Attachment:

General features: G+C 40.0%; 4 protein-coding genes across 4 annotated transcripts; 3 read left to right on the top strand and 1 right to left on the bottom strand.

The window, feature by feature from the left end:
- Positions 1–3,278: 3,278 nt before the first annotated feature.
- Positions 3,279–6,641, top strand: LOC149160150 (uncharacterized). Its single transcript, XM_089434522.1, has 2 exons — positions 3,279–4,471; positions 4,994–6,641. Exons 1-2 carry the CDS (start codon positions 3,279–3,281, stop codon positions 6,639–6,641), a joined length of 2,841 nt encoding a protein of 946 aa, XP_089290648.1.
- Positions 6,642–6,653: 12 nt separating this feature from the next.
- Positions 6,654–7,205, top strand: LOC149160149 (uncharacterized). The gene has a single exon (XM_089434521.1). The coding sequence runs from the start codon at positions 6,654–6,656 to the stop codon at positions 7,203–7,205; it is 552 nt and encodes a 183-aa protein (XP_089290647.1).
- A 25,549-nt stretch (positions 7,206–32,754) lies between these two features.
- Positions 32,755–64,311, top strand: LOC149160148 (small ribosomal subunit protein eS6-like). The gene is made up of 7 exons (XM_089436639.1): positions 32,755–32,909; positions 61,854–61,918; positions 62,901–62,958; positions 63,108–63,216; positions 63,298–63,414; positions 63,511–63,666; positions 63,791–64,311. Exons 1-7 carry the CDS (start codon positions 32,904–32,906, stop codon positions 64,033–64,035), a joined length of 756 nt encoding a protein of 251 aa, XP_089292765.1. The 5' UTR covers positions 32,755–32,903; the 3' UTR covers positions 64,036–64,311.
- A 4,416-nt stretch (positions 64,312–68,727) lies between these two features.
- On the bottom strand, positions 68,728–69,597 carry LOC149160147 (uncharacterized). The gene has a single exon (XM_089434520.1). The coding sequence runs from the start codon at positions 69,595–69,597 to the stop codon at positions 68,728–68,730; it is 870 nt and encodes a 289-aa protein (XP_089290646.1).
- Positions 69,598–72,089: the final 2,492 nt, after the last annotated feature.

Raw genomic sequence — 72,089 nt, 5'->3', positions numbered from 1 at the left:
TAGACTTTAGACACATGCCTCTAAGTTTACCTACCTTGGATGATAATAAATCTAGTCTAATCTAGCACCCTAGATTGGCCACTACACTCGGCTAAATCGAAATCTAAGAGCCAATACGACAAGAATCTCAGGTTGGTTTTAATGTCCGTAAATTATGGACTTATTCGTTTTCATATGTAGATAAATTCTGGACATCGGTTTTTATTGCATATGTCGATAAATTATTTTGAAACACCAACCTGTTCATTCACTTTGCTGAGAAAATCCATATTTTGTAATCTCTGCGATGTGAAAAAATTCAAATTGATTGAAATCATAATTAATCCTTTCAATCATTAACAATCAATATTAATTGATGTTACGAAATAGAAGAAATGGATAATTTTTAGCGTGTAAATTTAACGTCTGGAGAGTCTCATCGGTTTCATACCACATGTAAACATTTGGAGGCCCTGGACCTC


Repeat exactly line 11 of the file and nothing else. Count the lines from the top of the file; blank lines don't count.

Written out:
- Positions 69,598–72,089: the final 2,492 nt, after the last annotated feature.